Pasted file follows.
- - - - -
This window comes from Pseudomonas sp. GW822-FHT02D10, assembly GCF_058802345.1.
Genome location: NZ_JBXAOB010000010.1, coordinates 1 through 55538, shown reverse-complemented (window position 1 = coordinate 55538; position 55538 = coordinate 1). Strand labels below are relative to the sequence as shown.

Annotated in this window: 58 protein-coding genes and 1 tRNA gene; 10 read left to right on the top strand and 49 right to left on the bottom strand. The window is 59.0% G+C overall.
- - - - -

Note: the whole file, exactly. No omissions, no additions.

This window comes from Pseudomonas sp. GW822-FHT02D10, assembly GCF_058802345.1.
Genome location: NZ_JBXAOB010000010.1, coordinates 1 through 55538, shown reverse-complemented (window position 1 = coordinate 55538; position 55538 = coordinate 1). Strand labels below are relative to the sequence as shown.

Annotated in this window: 58 protein-coding genes and 1 tRNA gene; 10 read left to right on the top strand and 49 right to left on the bottom strand. The window is 59.0% G+C overall.